On Denver Radio Thursday Morn with Peter Boyles

I will be back on the Peter Boyles show on KNUS AM Radio in Denver on Thursday, October 8, at 9 a.m. EASTERN.

I’m not sure of the topics. I sent him the Public Policy Hooligan outtake on how I almost got arrested hitchhiking the first time I visited Colorado. Or maybe he will want to hear about why almost all the women I met when living in Boston were “pre-lesbian, post-lesbian, or homicidal.”

Or maybe neither of those topics will pop up but I hate to waste a chance to pop in a JPEG. Maybe we will stick with foreign policy like last week’s interview.

You can listen live by clicking here.

The Peter Boyles show is posted on podcast each day. I will do another blog with that link when it becomes available.

FWIW- Here’s the Hooligan Colorado hitchhiking riff

[1979] After a week sampling brews and knocking around Denver with my brother, I headed for California. I caught a bus to the far side of the city and began thumbing on a road leading to Interstate 70, which goes West forever. Five minutes later, I realized that I should be on the other side of the road to snag a ride to the interstate.

As I was crossing the grassy median strip in the center of the four-lane highway, a Colorado state trooper pulled up, flipped on his siren, and started hollering as if he’d caught me throwing bricks at school buses. I might be a scofflaw, but I wasn’t moron enough to thumb in the middle of the road. He took my driver’s license and went back to his patrol car for 15 minutes, perhaps checking if I was wanted for robbing the Federal Reserve Bank in Kansas City. When he returned, he snarled that I’d go straight to jail if I was caught hitching illegally again. The dude’s spiffy Smokey the Bear hat harmonized poorly with his half-sunken face and jaundiced eyes.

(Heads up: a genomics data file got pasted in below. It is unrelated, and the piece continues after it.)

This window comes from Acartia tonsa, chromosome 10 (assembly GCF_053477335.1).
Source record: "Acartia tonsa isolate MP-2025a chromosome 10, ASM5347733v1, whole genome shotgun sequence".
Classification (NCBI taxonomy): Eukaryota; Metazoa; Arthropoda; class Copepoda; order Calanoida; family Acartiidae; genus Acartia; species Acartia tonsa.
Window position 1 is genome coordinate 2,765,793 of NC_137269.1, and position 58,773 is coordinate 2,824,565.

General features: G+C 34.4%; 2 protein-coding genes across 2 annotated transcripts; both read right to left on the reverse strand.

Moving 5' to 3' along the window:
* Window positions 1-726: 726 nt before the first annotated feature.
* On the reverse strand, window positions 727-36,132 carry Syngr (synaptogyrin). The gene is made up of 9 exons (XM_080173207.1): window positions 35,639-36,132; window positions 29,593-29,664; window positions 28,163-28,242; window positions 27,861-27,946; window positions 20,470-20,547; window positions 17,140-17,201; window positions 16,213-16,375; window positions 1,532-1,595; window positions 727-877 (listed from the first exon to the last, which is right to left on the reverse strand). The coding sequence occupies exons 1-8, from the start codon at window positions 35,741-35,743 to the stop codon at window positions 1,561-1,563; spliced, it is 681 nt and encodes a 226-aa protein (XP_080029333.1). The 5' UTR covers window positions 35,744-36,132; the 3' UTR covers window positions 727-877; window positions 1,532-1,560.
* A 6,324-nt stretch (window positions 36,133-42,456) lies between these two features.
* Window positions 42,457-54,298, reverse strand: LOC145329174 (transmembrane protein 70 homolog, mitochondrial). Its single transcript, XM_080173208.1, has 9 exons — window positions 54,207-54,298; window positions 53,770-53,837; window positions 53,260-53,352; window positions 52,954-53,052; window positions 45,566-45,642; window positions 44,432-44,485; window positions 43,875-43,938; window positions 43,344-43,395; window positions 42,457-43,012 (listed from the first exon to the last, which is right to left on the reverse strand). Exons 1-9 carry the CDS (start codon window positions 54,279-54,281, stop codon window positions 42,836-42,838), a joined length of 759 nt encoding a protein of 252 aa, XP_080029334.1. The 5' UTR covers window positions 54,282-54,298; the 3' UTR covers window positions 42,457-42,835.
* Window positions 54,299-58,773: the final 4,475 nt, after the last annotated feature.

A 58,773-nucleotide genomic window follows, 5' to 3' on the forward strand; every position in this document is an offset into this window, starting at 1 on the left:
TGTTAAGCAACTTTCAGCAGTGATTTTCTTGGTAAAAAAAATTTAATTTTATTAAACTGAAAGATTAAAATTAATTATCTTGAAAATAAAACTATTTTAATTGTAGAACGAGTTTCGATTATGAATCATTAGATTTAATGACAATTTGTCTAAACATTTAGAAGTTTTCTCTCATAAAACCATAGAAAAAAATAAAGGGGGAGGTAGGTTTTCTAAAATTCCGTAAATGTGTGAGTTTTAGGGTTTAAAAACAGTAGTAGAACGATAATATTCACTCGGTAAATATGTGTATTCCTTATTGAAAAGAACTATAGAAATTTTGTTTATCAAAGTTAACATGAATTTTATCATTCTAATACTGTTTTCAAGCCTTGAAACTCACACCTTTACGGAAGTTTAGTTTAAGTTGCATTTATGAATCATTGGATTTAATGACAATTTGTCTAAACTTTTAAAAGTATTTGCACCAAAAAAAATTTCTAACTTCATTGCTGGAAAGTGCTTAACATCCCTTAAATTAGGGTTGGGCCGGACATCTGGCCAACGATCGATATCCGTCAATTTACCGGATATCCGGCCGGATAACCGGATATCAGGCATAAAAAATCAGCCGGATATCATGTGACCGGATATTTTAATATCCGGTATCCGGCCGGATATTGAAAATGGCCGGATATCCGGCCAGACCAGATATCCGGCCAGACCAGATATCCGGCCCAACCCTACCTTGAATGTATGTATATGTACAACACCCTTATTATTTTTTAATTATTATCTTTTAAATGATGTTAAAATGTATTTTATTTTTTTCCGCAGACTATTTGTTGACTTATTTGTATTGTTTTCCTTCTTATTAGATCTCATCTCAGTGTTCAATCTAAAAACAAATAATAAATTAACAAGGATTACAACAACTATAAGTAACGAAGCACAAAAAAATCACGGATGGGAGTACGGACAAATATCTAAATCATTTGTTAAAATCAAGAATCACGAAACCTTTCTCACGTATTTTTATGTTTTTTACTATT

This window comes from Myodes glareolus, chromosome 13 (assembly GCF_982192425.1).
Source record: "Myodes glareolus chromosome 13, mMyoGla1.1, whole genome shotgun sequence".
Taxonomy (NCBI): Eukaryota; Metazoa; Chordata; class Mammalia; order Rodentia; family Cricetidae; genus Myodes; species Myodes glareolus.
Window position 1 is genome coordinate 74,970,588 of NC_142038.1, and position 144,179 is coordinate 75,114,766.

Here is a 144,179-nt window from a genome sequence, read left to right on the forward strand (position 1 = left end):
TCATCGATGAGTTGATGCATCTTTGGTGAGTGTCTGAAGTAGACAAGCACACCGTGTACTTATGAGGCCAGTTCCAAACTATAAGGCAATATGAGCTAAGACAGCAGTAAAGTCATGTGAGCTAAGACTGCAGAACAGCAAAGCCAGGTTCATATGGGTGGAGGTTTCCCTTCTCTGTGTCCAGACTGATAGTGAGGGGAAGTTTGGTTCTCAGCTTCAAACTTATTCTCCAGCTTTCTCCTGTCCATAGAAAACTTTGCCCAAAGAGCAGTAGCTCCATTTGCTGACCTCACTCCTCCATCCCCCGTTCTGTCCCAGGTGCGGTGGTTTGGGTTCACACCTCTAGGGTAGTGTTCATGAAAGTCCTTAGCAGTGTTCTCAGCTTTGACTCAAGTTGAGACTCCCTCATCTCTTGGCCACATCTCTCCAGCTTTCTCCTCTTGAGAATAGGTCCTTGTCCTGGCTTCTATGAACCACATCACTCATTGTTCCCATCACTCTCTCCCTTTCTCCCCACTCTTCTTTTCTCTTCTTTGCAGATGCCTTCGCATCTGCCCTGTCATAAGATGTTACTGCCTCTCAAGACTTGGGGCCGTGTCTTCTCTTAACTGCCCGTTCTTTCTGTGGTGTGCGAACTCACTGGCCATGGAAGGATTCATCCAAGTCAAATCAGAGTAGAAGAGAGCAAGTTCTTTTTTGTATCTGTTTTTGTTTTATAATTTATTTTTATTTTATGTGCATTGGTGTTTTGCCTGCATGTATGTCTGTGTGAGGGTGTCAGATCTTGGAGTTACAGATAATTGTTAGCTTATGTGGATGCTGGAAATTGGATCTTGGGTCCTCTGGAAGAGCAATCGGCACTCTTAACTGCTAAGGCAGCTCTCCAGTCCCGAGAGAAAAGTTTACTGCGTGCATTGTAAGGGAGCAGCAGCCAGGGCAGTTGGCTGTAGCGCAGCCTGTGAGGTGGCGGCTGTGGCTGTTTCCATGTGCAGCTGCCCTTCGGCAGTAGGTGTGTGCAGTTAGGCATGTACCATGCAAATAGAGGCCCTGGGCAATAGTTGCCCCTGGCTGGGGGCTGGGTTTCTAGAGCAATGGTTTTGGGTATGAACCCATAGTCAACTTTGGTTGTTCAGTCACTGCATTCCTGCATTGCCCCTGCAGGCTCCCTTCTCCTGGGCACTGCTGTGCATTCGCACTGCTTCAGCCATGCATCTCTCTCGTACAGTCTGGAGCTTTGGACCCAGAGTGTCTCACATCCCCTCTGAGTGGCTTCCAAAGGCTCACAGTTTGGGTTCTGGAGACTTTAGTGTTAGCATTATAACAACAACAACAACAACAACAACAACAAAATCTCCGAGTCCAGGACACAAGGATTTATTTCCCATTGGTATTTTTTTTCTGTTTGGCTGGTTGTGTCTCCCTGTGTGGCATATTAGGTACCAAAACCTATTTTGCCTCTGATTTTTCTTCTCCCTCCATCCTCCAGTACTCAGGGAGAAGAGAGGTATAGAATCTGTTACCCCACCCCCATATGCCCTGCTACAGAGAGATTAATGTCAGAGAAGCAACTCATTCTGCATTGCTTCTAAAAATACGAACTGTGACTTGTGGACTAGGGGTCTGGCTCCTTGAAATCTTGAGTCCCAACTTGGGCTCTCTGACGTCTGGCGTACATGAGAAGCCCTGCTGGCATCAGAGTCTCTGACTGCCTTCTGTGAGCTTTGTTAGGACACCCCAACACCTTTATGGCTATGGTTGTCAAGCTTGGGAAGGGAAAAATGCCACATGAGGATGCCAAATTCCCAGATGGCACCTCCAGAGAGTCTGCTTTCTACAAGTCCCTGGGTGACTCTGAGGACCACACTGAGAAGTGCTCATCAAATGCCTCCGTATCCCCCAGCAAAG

The pre-game penalty was not a good omen.

Since my goal was San Francisco, my hitchhiking sign said “Frisco.” I later learned that Frisco was also the name of a town named Frisco 75 miles west of Denver. After I passed that town’s exit, many Coloradans naturally assumed that I was a nitwit on the wrong side of the interstate. Other drivers found different pretexts to presume I was a knucklehead.

Five hours later, I was stuck on a Rocky Mountain peak with snow swirling down and wind blustering through my flannel shirt. It had been sunny and 60 when I left Denver. I never expected to get blind-sided by Mother Nature. And there were no turnpike tollbooths to commandeer.

My snowstorm stakeout was ended by a grizzled 30-ish guy wearing a battered cowboy hat. After I hopped in his old pickup truck and jammed my knapsack by my feet, he gave me a long slow look with faraway eyes buttressed by thick dark eyebrows. “Every person I ever met disappointed me,” he somberly announced. I listened intently as he expounded on the depravity of humanity while racing down snow-covered mountain passes.

Towards the end of the day, two giddy high school girls picked me up and went tearing along a twisting road along the Colorado River. Their hysterical laughter was probably the result of good weed, not my “Frisco” sign.

They dropped me off not far from the Utah border on an exit ramp that was used only by tumbleweeds. The distant buttes arising amidst the serene desert were utterly charming. But solitude and hitchhiking are not a fortuitous combination.